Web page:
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The Domsic comet, which first appeared in Paris nearly forty years ago, is known only from the traces it left in its wake. The mystery shrouding Domsic’s life and work is far from close to being resolved.

He was discovered by Alain Bourbonnais, founder of La Fabuloserie, who had recently set up his own gallery, the Atelier Jacob, in the street of the same name. Hearing about some curious drawings on show in a group exhibition held at the town hall in the 3rd arrondissement – which otherwise sank without trace – he eventually tracked down the artist, Janko Domsic. Domsic was born in Malunje, Croatia, in 1915. The little that is known of his life comes from clues scattered thinly in an unstoppable flow of words wrapped in a layer of mysticism. It is thought that he arrived in France in somewhat murky circumstances, perhaps spending some time in prison before working as a navvy on the Pont-sur-Yonne railway in around 1935; he recounted how some of the sleepers still bear his name, carved with an axe. He eventually moved to makeshift digs on the sixth floor of an apartment building near Montmartre cemetery in Paris, where he lived until his death in 1983. Since there was not enough room there to work on his art, he preferred to swap his secret lair for the bustling anonymity of a city café.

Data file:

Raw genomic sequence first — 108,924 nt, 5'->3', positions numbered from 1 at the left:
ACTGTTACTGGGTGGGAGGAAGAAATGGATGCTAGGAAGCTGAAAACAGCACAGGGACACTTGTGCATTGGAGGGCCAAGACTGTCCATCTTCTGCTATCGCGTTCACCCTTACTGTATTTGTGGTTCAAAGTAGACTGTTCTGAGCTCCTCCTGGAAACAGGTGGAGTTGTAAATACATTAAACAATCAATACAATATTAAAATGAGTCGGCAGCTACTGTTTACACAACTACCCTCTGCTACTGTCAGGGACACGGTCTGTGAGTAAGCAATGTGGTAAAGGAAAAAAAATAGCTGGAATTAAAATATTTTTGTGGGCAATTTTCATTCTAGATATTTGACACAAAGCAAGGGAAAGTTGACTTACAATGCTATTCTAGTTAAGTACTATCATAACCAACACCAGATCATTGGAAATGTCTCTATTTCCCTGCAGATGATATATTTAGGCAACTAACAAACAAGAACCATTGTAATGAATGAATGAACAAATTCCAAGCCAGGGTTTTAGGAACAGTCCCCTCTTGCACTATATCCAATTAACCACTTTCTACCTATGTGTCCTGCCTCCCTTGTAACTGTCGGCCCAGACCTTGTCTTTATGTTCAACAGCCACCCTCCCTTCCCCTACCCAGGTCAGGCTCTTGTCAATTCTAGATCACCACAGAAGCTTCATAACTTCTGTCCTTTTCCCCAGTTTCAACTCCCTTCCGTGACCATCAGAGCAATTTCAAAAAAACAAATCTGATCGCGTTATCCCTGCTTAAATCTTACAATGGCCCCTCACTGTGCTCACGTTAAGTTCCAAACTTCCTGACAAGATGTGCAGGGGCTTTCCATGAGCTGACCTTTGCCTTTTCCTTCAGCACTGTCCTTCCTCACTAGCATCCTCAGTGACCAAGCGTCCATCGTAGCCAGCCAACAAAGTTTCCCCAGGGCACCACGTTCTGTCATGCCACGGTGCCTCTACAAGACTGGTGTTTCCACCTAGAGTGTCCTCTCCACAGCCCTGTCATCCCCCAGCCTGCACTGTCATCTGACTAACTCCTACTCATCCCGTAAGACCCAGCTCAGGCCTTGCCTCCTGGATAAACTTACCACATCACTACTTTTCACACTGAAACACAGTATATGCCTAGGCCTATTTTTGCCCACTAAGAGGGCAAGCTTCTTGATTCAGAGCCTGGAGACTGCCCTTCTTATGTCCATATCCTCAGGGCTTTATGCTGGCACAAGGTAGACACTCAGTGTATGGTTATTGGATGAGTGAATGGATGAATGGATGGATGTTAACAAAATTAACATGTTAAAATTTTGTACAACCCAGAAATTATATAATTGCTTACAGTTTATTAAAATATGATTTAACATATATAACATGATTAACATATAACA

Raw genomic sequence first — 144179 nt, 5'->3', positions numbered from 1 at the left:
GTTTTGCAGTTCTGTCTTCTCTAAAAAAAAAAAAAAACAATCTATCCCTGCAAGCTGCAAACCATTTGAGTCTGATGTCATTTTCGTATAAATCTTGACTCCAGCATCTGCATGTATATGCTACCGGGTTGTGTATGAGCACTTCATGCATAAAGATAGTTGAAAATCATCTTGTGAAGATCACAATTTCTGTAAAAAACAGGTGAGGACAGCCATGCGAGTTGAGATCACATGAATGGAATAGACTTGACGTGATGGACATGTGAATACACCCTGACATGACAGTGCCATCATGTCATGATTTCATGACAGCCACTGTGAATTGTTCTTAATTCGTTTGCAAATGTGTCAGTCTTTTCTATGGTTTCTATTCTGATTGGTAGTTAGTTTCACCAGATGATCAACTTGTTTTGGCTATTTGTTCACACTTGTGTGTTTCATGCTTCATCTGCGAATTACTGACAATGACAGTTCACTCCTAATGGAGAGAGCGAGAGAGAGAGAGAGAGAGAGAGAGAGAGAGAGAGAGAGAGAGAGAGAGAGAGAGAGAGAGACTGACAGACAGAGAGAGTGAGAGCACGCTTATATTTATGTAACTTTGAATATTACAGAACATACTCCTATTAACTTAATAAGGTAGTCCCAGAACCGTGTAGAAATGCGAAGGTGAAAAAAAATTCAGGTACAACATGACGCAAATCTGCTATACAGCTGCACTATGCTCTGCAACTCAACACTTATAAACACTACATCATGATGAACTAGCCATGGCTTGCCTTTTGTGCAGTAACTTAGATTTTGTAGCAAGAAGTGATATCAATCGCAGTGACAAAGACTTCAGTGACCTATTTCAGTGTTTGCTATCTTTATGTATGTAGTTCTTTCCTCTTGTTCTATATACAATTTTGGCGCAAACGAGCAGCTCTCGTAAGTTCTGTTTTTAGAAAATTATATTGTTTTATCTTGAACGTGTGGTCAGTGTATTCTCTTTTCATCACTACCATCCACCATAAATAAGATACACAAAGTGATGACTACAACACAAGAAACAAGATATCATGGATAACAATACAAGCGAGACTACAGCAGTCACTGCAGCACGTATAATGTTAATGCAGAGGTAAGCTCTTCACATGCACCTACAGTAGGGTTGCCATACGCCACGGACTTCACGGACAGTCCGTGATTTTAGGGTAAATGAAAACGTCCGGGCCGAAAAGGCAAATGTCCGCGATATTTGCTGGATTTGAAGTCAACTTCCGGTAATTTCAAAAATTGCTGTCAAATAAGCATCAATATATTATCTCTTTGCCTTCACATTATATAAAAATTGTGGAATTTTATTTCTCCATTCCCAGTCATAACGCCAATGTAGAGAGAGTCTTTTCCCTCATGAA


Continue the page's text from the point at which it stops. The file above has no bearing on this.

There, he became the divine creator of his own artistic world, which, like Domsic himself, has not yet revealed all its secrets.

“I never went to school, not for a single day, so I learned to write my first letters with the gypsies”, he proclaimed, while at the same time touching on an ambition which sheds light on the importance of text in his art: “I’m a writer, I was always looking at the general and international economy, listed in dollars”. Looking at his oeuvre, this might at first appear like a joke; in fact it highlights one of the major characteristics of his art – the unbreakable bond between writing and drawing. Like so many other Art Brut creators, Domsic’s art represents the graphic, whether written or drawn.

In fact, he claimed that his works were destined for publication. It may thus be the case that he did not use drawing simply as a means of developing an arsenal of symbols, but also as a way of making his somewhat abstruse texts more accessible4. “My writing is in code”, he would say. And it is true that whatever the proportion of text in his compositions – and those entirely devoid of text are rare indeed – it is immediately apparent that it is the result of an extremely elaborate system. There is the use of his patronym, first of all, transcribed phonetically with an immigrant’s irony as “Domchitch”, along with a number of invented middle names – Janko Bonsang Halleluya Domchitch – which are indicative both of the artist’s sense of humour and his heavenly calling. The name is even officially recorded on a document from the Paris police authorities